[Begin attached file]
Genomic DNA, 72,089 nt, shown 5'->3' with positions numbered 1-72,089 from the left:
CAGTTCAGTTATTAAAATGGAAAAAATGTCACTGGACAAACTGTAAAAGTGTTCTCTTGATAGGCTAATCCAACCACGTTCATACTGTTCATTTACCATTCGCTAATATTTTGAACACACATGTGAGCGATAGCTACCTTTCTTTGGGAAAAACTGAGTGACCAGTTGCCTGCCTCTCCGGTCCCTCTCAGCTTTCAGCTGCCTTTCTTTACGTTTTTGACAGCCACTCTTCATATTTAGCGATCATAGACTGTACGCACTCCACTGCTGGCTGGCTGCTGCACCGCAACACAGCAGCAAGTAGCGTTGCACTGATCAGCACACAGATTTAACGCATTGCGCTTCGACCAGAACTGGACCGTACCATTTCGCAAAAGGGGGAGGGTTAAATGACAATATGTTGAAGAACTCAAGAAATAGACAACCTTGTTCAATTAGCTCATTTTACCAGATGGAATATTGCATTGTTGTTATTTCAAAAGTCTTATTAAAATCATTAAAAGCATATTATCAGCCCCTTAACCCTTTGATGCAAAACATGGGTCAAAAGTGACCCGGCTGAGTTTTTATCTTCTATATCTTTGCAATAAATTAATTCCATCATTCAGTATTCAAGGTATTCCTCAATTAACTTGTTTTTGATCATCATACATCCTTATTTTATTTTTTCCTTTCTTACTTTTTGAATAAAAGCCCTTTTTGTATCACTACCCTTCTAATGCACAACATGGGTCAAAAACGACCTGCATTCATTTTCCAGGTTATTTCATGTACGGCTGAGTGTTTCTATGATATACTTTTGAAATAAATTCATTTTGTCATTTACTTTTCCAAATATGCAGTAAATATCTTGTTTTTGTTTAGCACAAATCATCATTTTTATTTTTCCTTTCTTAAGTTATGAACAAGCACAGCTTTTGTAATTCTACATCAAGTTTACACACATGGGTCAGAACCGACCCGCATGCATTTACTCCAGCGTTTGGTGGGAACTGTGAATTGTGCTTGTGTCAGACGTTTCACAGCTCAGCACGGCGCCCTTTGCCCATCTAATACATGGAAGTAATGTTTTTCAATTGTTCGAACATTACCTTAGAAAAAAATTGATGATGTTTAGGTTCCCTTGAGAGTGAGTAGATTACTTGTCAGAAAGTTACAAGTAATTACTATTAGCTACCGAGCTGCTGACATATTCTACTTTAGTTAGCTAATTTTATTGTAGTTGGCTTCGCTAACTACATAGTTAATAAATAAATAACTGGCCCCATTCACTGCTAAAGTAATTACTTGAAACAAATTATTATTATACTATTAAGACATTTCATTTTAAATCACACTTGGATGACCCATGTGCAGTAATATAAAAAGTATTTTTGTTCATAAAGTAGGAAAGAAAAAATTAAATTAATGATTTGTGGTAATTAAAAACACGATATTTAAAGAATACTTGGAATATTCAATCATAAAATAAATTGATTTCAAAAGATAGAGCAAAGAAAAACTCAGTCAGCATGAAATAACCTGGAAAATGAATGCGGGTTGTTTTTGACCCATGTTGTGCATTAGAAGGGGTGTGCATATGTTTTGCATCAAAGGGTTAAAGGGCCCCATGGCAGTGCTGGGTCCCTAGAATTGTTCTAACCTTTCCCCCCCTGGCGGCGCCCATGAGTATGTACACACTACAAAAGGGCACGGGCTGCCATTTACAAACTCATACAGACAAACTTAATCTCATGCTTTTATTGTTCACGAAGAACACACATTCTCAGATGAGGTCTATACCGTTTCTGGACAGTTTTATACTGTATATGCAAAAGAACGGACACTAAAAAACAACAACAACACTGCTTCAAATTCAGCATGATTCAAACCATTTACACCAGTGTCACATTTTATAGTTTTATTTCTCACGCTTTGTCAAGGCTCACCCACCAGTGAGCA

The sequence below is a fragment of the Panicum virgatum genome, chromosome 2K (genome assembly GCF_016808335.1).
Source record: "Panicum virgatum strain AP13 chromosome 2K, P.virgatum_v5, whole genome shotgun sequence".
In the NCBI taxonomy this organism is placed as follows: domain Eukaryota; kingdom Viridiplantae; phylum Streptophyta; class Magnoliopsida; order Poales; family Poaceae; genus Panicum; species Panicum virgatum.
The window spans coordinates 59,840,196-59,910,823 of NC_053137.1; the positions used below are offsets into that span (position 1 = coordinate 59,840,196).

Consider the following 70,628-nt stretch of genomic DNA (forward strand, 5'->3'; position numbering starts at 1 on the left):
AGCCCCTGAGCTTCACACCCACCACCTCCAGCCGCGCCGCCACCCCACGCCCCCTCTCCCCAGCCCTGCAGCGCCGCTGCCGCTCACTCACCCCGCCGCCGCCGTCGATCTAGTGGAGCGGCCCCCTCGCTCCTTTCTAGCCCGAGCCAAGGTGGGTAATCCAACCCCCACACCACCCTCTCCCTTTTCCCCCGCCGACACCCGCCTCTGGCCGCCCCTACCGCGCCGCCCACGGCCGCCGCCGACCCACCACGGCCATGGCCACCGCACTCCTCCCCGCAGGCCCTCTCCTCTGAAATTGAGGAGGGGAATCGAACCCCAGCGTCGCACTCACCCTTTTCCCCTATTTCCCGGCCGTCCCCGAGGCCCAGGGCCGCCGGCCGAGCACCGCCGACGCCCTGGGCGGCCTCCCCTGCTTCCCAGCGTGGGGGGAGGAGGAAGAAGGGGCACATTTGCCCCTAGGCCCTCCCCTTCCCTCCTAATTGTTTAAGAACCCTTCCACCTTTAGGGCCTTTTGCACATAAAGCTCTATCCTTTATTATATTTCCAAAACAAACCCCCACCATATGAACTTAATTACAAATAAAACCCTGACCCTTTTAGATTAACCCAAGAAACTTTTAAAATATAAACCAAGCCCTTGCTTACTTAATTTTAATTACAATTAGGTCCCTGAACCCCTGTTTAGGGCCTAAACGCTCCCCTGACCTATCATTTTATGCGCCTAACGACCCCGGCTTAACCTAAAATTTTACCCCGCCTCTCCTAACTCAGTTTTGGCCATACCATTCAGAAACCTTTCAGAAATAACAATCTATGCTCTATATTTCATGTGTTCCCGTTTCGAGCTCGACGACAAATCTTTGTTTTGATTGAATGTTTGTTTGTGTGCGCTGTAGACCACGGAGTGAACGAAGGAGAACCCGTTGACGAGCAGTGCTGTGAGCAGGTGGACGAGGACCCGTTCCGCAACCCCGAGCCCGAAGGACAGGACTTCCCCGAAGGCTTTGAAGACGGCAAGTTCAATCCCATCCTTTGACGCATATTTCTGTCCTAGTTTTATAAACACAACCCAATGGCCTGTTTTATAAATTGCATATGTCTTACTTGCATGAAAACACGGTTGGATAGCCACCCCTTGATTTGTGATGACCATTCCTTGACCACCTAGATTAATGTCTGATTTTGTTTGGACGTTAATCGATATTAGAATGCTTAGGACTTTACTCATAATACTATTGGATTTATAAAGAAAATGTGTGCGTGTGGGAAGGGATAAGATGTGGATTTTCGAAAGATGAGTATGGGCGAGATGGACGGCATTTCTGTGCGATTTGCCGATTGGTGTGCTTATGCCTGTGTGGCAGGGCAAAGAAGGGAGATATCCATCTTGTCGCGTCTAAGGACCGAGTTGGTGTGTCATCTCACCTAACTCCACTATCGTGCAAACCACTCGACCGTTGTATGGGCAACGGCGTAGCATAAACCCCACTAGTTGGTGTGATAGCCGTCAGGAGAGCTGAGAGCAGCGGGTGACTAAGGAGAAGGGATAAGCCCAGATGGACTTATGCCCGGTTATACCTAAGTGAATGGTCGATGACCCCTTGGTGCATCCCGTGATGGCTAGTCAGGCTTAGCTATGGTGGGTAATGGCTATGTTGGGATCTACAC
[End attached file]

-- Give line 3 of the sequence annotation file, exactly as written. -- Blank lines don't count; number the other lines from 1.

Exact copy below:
The sequence below is a fragment of the Panicum virgatum genome, chromosome 2K (genome assembly GCF_016808335.1).